Now to those of you familiar with audio description, this tale actually is a bit backwards with regards to how an audio describer works and for those of you who are not, allow me to explain. An audio describer creates a supplemental narrative by describing the visual details and actions in a movie or performance that would otherwise be inaccessible to audience members who are blind, low vision or otherwise visually impaired. Audio describers also describe art work and other types of exhibits in museums, parks, landmarks, educational materials, sporting events — pretty much any visual content you can think of. Audio description is just that: description. A good audio describer provides the imagery using language but does not interpret the material being described. It is our job to allow you, the audience, to have the story unfold with all of its nuances as the director intended and to experience art and exhibits so that you can draw your own conclusions.

So, what’s actually involved in creating audio description for a performance? The first thing that is necessary is to preview the performance or movie. Ideally I like to see something three times. The first time just to see it and understand the flow of the story and action. The second time is to make notes on the action and visual details and the third time, at least when I’m working on a film, is to work out the audio description in the context of the action. There’s a lot of stopping and starting when I work on a movie. Unfortunately when I work on a theatrical performance, my time line is very compressed. I generally preview the show one time, maybe four or five days prior to the performance I’ll be describing, before I begin writing the audio description and pre-show program notes. By getting a copy of the script in advance, I’m able to acquaint myself with the characters and the flow of the show before previewing. The night I’m in the theater I keep one eye on the stage and the other on my notebook as I scribble details about the costumes and sets. I supplement my notes with photos from the production’s website.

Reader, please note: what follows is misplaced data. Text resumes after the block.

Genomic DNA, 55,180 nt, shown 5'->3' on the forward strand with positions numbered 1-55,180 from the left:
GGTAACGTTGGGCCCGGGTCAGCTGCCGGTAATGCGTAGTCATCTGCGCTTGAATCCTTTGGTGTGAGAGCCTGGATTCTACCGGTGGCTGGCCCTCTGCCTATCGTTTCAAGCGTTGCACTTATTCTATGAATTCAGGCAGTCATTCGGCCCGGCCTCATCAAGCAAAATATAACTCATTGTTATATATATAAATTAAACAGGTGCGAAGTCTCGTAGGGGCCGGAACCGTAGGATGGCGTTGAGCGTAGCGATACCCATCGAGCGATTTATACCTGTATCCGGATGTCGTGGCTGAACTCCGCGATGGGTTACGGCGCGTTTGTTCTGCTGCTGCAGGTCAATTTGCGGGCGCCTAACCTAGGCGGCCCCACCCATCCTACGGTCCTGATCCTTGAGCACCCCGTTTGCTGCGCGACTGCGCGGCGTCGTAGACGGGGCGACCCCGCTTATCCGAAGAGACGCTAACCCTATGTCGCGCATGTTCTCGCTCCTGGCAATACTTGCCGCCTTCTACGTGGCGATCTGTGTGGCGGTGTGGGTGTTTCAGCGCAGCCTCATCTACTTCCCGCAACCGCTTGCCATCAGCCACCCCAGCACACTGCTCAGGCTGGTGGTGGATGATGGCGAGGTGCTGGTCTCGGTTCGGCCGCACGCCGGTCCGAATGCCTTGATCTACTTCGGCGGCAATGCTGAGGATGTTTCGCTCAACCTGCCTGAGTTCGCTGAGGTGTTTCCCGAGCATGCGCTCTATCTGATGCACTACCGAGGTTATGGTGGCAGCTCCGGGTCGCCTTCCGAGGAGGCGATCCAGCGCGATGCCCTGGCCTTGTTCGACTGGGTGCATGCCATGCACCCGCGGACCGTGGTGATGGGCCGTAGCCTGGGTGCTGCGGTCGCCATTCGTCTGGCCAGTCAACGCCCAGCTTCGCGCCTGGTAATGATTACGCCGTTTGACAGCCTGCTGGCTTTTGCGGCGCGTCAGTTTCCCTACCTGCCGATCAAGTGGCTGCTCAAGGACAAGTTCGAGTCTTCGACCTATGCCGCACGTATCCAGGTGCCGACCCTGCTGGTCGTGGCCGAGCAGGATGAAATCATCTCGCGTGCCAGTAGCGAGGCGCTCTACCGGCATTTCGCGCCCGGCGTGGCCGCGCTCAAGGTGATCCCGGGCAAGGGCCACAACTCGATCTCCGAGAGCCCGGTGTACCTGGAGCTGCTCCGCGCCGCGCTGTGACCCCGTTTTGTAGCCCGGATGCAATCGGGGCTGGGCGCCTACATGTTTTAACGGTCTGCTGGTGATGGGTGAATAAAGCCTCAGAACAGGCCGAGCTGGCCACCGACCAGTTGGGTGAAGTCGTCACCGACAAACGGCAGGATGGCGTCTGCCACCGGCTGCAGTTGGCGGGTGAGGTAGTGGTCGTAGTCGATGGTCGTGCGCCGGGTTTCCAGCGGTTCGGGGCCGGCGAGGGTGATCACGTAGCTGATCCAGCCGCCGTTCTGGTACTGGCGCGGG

Unlike the pre-taped audio description you might hear on TV, at a live performance (or in the case of something like a movie festival where the audio description may be provided live) we have the luxury of spending the half hour prior to the show to give more detailed descriptions of the characters, costumes, scenery and sets as well as pertinent information from the printed program. These notes generally run less than half an hour and are repeated as time allows until the curtain goes up.

Between previewing, reading and writing my description, I generally spend at least 16 hours to prepare for a show. So when a venue requires that patrons make accommodation requests a certain length of time before a performance, please understand that they need time to locate an audio describer and the audio describer, once booked, needs time to prepare so that you can have the best possible experience.

Many venues provide audio description upon request as opposed to having a set performance time that will have audio description. You can always request audio description for a performance by calling the box office. If the box office cannot handle your request simply ask to whom you should speak and ask for the best way to contact that person. Many museums have audio descriptions of select items from their collections on their websites. The Audio Description Project has many resources listed on their website http://acb.org/adp/.

Don’t be afraid to request access. If you are already an audio description consumer, please be sure to give feedback to the theater (or museum or television station, etc) so that they understand what it means to you to have this access. You can do this either by posting on social media, making a phone call, sending an email or going old-school and sending a note via snail mail. If possible, try to get some feedback to the audio describer. We can provide better description when we have a better understanding of what our audience wants. Not everyone is the same, so not everyone may want the same level of detail and you may like some audio describers better than others. But, hey, that’s a horse of a different color!